This occurs when the eyeball is longer than it is round, causing the focus of light to fall short of the retina. The result is fuzzy vision in the distance and clear at close range. Glasses, contact lenses or refractive surgery can correct myopia.
This occurs when the eyeball is shorter than it is round, causing the focus of light to fall behind the retina. This causes the vision to be fuzzy up close but still clear in the distance (far). Glasses, contact lenses or refractive surgery can correct hyperopia.
This condition causes blurred vision sometimes both in the distance and near and is due to an irregularly shaped cornea. The front surface of the eye isn't spherical like a basketball but is shaped more like a football with one meridian steeper and the other flatter. Glasses, contact lenses or refractive surgery can correct astigmatism.
This typically happens to everyone, beginning in their 40's, when the lens (which does all the focusing) within the eye loses its elasticity and can no longer focus as well at close range. Glasses and contact lenses can help, and maybe soon there will be surgery options, as well.
Diseases of the Eye
We have prepared a brief description of the most common eye related issues. More resources can be found on our Eye Health links page.
Age-related Macular Degeneration
People that have this disease lose their central vision but still have some or limited peripheral vision. An estimated 13 million Americans have signs of this sight-threatening disease, the world's number-one cause of blindness.
A cataract is a clouding of the eye's lens, which usually occurs due to protein changes in the eye as we age. When the vision is obstructed to the point where it interferes with daily routines, cataract surgery is usually recommended.
Inflammation due to a virus or bacteria in the outer membrane of the eye can cause redness, swelling, itching and tearing. It can be very infectious, and spread to your other eye and to other individuals (family, friends, school mates, co-workers) in daily contact with you.
Changes occur in the eye when high blood sugar levels (due to diabetes) are not controlled properly. In late stages of diabetes, new blood vessels form around the capillaries in your retina. This can lead to scar tissue, and can eventually lead to retinal detachment.
Sometimes the eye doesn't produce enough tears, or the tears have a chemical composition that causes them to evaporate too quickly, often noticeable in contact lens wearers. Symptoms are easily treated with over-the-counter or prescription eye drops.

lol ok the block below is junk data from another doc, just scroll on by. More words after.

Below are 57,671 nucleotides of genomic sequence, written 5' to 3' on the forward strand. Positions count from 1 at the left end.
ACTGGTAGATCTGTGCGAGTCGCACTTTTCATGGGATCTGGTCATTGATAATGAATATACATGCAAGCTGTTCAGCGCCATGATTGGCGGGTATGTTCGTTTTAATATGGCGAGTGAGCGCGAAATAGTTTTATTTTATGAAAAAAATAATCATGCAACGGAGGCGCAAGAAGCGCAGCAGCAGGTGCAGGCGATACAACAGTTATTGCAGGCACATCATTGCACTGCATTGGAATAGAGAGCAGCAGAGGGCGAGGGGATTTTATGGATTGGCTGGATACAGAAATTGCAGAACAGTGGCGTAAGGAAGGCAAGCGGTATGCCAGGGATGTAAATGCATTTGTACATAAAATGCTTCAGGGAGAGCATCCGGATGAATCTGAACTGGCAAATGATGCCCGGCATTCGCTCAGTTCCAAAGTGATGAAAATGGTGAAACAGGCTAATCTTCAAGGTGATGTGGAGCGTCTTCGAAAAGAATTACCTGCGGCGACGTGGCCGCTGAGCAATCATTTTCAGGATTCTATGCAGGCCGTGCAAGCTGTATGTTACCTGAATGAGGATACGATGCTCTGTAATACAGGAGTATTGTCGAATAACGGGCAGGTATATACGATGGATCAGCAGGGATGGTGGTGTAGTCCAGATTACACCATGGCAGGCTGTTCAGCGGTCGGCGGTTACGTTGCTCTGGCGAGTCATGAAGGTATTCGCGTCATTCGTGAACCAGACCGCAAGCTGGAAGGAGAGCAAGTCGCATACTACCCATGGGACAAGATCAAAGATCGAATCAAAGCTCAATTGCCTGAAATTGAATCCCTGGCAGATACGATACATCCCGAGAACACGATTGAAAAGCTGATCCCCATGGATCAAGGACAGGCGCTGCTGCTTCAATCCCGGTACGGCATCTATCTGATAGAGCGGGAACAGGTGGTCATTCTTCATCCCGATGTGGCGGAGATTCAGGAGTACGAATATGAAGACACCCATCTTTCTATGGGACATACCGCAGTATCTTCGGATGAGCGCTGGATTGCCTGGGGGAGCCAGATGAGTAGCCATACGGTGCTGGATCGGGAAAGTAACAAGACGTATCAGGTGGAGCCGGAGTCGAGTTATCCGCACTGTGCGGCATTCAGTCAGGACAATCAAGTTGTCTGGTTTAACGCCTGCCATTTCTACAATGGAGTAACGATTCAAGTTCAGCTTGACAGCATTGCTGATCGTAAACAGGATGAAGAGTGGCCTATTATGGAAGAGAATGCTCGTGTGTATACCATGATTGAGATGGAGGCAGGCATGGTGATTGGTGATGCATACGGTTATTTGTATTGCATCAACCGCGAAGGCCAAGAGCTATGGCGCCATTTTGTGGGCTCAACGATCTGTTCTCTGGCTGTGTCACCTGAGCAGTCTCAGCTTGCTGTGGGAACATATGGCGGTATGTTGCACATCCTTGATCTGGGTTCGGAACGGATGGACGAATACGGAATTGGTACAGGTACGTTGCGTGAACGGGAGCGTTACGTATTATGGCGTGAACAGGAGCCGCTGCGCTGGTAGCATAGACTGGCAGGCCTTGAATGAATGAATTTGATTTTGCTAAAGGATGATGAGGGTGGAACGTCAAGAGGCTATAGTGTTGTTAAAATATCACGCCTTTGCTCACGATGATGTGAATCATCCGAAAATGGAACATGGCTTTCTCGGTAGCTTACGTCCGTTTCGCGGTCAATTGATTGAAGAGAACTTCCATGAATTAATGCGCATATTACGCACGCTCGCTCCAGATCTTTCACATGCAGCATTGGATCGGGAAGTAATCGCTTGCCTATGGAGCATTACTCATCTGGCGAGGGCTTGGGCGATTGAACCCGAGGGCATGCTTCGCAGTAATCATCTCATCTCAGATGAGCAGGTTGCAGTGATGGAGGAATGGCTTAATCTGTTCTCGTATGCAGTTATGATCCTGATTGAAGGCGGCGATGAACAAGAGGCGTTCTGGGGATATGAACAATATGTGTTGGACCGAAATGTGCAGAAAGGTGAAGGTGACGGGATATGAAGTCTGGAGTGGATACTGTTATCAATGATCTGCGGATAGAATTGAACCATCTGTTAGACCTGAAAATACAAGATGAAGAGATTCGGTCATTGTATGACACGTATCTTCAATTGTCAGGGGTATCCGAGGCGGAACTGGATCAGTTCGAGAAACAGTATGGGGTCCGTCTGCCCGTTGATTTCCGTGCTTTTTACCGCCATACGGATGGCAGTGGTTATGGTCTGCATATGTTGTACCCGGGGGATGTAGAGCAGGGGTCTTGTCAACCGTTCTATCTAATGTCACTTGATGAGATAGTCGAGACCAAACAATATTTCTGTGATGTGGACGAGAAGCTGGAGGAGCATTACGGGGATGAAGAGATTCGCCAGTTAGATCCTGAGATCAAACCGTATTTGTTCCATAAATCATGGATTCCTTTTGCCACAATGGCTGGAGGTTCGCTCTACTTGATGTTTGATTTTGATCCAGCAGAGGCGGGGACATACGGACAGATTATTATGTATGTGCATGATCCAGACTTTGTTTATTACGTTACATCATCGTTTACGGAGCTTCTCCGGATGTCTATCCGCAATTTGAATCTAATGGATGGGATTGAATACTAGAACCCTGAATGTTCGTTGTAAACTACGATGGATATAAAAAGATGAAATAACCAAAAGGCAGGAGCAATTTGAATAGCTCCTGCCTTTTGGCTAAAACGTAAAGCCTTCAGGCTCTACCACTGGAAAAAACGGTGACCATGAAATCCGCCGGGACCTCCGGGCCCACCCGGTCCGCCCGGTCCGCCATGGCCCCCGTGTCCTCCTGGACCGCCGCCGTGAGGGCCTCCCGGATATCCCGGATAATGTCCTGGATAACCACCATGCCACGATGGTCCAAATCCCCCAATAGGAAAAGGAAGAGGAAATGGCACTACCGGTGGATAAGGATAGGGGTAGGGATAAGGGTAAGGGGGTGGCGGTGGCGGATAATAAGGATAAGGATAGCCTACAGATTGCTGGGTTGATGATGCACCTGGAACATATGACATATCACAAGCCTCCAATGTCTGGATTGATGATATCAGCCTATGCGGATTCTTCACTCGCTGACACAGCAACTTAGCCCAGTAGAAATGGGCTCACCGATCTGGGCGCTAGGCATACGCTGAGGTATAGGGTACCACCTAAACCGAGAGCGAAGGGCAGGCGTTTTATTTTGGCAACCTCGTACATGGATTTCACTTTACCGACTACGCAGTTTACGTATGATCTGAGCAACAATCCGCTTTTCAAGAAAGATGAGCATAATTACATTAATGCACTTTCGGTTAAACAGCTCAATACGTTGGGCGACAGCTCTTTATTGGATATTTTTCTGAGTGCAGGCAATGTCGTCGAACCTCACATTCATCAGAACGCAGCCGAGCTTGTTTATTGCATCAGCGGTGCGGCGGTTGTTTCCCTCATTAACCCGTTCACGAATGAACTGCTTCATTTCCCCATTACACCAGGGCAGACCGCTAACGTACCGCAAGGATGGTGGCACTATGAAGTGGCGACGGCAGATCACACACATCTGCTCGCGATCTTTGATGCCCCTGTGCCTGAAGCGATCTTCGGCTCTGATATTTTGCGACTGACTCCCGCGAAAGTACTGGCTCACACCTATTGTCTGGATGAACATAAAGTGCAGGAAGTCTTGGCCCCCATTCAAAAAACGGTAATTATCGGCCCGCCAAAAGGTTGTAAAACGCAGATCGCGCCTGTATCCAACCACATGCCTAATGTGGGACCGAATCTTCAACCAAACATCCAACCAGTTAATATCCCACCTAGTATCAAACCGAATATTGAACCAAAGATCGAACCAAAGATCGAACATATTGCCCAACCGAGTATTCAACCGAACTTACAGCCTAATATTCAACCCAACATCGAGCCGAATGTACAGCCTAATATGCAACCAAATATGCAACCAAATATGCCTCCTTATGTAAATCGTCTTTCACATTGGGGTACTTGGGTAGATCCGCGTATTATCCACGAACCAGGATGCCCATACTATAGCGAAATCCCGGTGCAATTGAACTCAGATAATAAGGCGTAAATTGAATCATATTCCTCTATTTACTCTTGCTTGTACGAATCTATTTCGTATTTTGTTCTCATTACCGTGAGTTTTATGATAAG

It causes chronic damage to the optic nerve and a gradually diminished field of vision. Drops every day, and sometimes surgery, are necessary to keep the eye pressure down.
Age-Related Macular Degeneration
Many researchers and optometrists believe that antioxidant vitamins, such as beta-carotene (vitamin A) and vitamins C and E, may protect the macula from damage. Reducing blood pressure, stopping smoking and losing weight are other ways to lower the chances of macular degeneration.
Wearing good sunglasses, and avoiding cigarette smoke, air pollution and heavy alcohol consumption, can reduce chances of cataracts. Many researchers also believe that a diet high in antioxidants such as beta-carotene (vitamin A), selenium and vitamins C and E may slow the development of cataracts.
Avoiding viral and bacterial conjunctivitis includes washing hands frequently and refraining from touching or rubbing your eyes. Don't share washcloths, towels, eye drops, eye shadow or mascara with others.
Sometimes dry eyes are caused by medications such as antihistamines, birth control pills or cold medications. Avoiding or changing medications can sometimes help. Using over the counter lid scrubs or a Q-tip dipped in baby shampoo to wash the eyelids can also help with dry eyes. Research has shown that drinking plenty of water, getting as much sleep as possible, and using over the counter eye drops can also help.
The very best way to prevent glaucoma is early detection with frequent eye examinations especially for those at higher risk.
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